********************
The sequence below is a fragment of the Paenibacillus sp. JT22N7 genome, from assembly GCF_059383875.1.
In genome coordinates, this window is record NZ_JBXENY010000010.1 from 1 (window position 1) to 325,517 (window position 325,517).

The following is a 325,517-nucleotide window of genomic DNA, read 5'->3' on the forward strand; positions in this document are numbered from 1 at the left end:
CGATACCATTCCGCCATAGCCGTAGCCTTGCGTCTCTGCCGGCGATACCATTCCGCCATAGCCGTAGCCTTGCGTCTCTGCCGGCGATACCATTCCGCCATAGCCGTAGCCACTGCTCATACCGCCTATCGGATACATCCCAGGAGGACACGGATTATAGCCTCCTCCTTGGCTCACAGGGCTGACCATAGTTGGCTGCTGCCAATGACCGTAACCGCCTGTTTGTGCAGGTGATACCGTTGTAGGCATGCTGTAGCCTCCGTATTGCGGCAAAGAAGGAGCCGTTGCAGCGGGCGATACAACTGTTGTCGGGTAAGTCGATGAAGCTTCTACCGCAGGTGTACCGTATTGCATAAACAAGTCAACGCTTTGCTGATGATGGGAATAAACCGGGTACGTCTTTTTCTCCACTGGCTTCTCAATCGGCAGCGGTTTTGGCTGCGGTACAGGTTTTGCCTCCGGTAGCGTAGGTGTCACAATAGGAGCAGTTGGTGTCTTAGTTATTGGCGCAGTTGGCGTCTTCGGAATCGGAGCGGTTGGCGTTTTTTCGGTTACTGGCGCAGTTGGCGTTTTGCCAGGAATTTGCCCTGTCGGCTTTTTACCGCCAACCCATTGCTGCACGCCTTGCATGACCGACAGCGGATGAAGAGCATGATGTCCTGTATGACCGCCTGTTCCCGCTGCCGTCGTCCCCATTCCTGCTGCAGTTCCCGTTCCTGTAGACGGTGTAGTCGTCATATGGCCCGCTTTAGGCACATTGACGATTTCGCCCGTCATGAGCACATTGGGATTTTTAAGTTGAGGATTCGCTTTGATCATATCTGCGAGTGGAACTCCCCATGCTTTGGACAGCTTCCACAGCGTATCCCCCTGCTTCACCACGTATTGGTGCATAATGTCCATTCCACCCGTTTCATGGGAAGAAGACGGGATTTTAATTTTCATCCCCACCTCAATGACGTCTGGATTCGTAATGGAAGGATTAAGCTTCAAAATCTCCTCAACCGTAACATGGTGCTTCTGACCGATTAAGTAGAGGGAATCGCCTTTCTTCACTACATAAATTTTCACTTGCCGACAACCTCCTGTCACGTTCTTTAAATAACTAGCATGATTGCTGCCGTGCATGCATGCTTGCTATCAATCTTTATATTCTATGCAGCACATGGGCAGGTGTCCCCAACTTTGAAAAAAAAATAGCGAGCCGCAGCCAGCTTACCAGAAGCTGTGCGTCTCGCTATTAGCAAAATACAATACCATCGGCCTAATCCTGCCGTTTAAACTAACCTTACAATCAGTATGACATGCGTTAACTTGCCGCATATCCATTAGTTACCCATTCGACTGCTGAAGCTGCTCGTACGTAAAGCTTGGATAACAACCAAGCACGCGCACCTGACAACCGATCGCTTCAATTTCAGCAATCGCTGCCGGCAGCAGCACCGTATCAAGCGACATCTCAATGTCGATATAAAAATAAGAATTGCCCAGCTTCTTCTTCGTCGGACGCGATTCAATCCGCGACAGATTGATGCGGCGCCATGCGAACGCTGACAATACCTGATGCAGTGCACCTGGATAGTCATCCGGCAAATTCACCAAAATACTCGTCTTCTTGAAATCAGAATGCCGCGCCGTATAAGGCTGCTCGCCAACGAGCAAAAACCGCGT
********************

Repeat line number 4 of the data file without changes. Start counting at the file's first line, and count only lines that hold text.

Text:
CGATACCATTCCGCCATAGCCGTAGCCTTGCGTCTCTGCCGGCGATACCATTCCGCCATAGCCGTAGCCTTGCGTCTCTGCCGGCGATACCATTCCGCCATAGCCGTAGCCACTGCTCATACCGCCTATCGGATACATCCCAGGAGGACACGGATTATAGCCTCCTCCTTGGCTCACAGGGCTGACCATAGTTGGCTGCTGCCAATGACCGTAACCGCCTGTTTGTGCAGGTGATACCGTTGTAGGCATGCTGTAGCCTCCGTATTGCGGCAAAGAAGGAGCCGTTGCAGCGGGCGATACAACTGTTGTCGGGTAAGTCGATGAAGCTTCTACCGCAGGTGTACCGTATTGCATAAACAAGTCAACGCTTTGCTGATGATGGGAATAAACCGGGTACGTCTTTTTCTCCACTGGCTTCTCAATCGGCAGCGGTTTTGGCTGCGGTACAGGTTTTGCCTCCGGTAGCGTAGGTGTCACAATAGGAGCAGTTGGTGTCTTAGTTATTGGCGCAGTTGGCGTCTTCGGAATCGGAGCGGTTGGCGTTTTTTCGGTTACTGGCGCAGTTGGCGTTTTGCCAGGAATTTGCCCTGTCGGCTTTTTACCGCCAACCCATTGCTGCACGCCTTGCATGACCGACAGCGGATGAAGAGCATGATGTCCTGTATGACCGCCTGTTCCCGCTGCCGTCGTCCCCATTCCTGCTGCAGTTCCCGTTCCTGTAGACGGTGTAGTCGTCATATGGCCCGCTTTAGGCACATTGACGATTTCGCCCGTCATGAGCACATTGGGATTTTTAAGTTGAGGATTCGCTTTGATCATATCTGCGAGTGGAACTCCCCATGCTTTGGACAGCTTCCACAGCGTATCCCCCTGCTTCACCACGTATTGGTGCATAATGTCCATTCCACCCGTTTCATGGGAAGAAGACGGGATTTTAATTTTCATCCCCACCTCAATGACGTCTGGATTCGTAATGGAAGGATTAAGCTTCAAAATCTCCTCAACCGTAACATGGTGCTTCTGACCGATTAAGTAGAGGGAATCGCCTTTCTTCACTACATAAATTTTCACTTGCCGACAACCTCCTGTCACGTTCTTTAAATAACTAGCATGATTGCTGCCGTGCATGCATGCTTGCTATCAATCTTTATATTCTATGCAGCACATGGGCAGGTGTCCCCAACTTTGAAAAAAAAATAGCGAGCCGCAGCCAGCTTACCAGAAGCTGTGCGTCTCGCTATTAGCAAAATACAATACCATCGGCCTAATCCTGCCGTTTAAACTAACCTTACAATCAGTATGACATGCGTTAACTTGCCGCATATCCATTAGTTACCCATTCGACTGCTGAAGCTGCTCGTACGTAAAGCTTGGATAACAACCAAGCACGCGCACCTGACAACCGATCGCTTCAATTTCAGCAATCGCTGCCGGCAGCAGCACCGTATCAAGCGACATCTCAATGTCGATATAAAAATAAGAATTGCCCAGCTTCTTCTTCGTCGGACGCGATTCAATCCGCGACAGATTGATGCGGCGCCATGCGAACGCTGACAATACCTGATGCAGTGCACCTGGATAGTCATCCGGCAAATTCACCAAAATACTCGTCTTCTTGAAATCAGAATGCCGCGCCGTATAAGGCTGCTCGCCAACGAGCAAAAACCGCGT